Data Geek Challenge – Analyzing Causes.com petition data
I’ve got a campaign going on causes.com that includes a petition I ask people to sign. Causes allows me to download the list of people signing the petition, their country, zip code, telephone number (if provided) and the date they signed the petition in comma delimited text format. I wanted to analyze the data to see what countries I am getting the greatest response from. I’m part of a group that is putting together regional user group meetings and I wanted to make sure that we had them in all the appropriate locations.
The first step once I have the data from causes.com is to create a New Document in SAP Lumira and select the CSV option.
And then select the CSV file I got from causes.
At this point, Lumira begins the process of acquiring the data. It displays a sample of the data from the file and allows you to select which columns you actually want to use as well as customize how the acquisition is done. The only thing I changed was that I deselected the columns I wasn’t interested in, as I was primarily just looking for the names and country information. Note that the blurring in the image below I added to protect Personally Identifiable Information. The actual dialog was quite readable.
What I want to do is display this on a world map, so I need to get Lumira to recognize the country data as geographic information. To do that, I right click on the column header and select “Create a geographic hierarchy” and then “By Names” since I’m working with country names.
Lumira made an initial guess as to what data fit into the Country / Region / Sub Region / City hierarchy (just the Country data), so I only needed to click OK to continue:
Of the 83 countries from which causes reported signatures, Lumira recognized 81 of them. For the remaining two, Christmas Island and Hong Kong, I was prompted to choose a country to associated them to. For Hong Kong, the only options it presented me with were “Not Found” and “Hong Kong – China”, the latter of which was appropriate and I selected. However, for Christmas Island, the only options it presented me with were “Not Found” and “Iceland”.
I couldn’t find a method in the short amount of time I spend on this that would allow me to select a better alternative. I know that Christmas Island is a territory of Australia, which is about as far away from Iceland as you can get. So I went with Not Found. If Lumira doesn’t have an option that would allow me to select a better option, I see that as a deficiency in the product. I may not have the option in the case of remote data (not a CSV file) of changing the source data, so I need to handle the mapping within Lumira.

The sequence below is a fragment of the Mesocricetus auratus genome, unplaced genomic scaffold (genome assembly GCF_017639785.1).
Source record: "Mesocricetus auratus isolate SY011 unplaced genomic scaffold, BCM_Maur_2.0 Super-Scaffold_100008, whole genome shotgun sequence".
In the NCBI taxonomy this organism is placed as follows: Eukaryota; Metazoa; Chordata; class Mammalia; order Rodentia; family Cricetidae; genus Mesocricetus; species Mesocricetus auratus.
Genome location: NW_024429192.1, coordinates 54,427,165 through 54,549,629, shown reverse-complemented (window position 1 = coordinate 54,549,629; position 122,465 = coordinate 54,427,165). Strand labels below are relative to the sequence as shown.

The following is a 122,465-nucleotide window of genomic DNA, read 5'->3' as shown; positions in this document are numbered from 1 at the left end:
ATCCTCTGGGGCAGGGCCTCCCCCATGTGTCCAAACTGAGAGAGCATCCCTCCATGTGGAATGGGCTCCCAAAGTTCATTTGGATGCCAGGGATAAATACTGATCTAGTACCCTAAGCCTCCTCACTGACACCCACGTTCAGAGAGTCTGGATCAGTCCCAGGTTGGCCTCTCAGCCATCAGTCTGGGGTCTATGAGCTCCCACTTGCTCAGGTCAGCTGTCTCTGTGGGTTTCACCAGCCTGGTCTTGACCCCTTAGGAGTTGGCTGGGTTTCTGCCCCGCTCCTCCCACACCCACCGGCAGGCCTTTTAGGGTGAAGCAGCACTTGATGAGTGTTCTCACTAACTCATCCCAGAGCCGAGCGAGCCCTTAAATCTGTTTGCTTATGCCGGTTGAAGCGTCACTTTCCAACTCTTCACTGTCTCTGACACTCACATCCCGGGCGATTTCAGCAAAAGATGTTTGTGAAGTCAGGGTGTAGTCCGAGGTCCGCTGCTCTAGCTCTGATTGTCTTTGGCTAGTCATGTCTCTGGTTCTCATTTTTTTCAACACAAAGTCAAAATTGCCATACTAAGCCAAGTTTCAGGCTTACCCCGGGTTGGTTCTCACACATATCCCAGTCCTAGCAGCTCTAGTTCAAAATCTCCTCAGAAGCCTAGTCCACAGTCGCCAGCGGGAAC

Lumira now shows me my original country column and the Geographic Country hierarchy I’ve created. The next step is to create a measure to graph against that country hierarchy. To do that, I right click on the name column (or click the down arrow in it’s header) and select the “Create a measure” option.
The measure that Lumira created by default was Count Distinct, which is exactly what I wanted. Otherwise, there are options available on the newly created measure to change how it is determined.
I’m now ready to graph the data. I hit the “Visualize” button in the toolbar, and then select the Geographic Visualization option in the list of visualization types. Since I want what I call a “heat map”, I select the “Geo Choropleth Chart” within the Geographic types. Then I drag the Geography_Country Hierarchy into the Geography Dimension and the Names_Count(Distinct) measure into the Measures.
This looks pretty close to what I want. I don’t particularly like different shades of the same color for different ranges though. So I right click on each of the colors in the legend in the chart, and an options box appears that lets me choose the color I want to use for that particular range.
I went with blue, green, yellow, orange and red for each of the ranges, with white indicating no signatures. I then right clicked in the graph and selected the “Show Data Labels” option so that the value of the measure would appear in parenthesis after the country name. Finally, I modified the name of the graph to something more meaningful. The final result is here:
That was all fairly simple, and I was quite pleased with what I was able to do with very little work. We’re planning one regional user group meeting in Canada, four in the United States, one in Central America, two in South America, three in Europe and two in SouthEast Asia. Based on the heat map from the petition, it looks like we’ve got them in all of the right locations.
For the next step, I’m using Googles’ GeoCoding service to convert the zip code information for signers from the United States into lattitude and longitude so that I can do another more refined heat map just for the USA.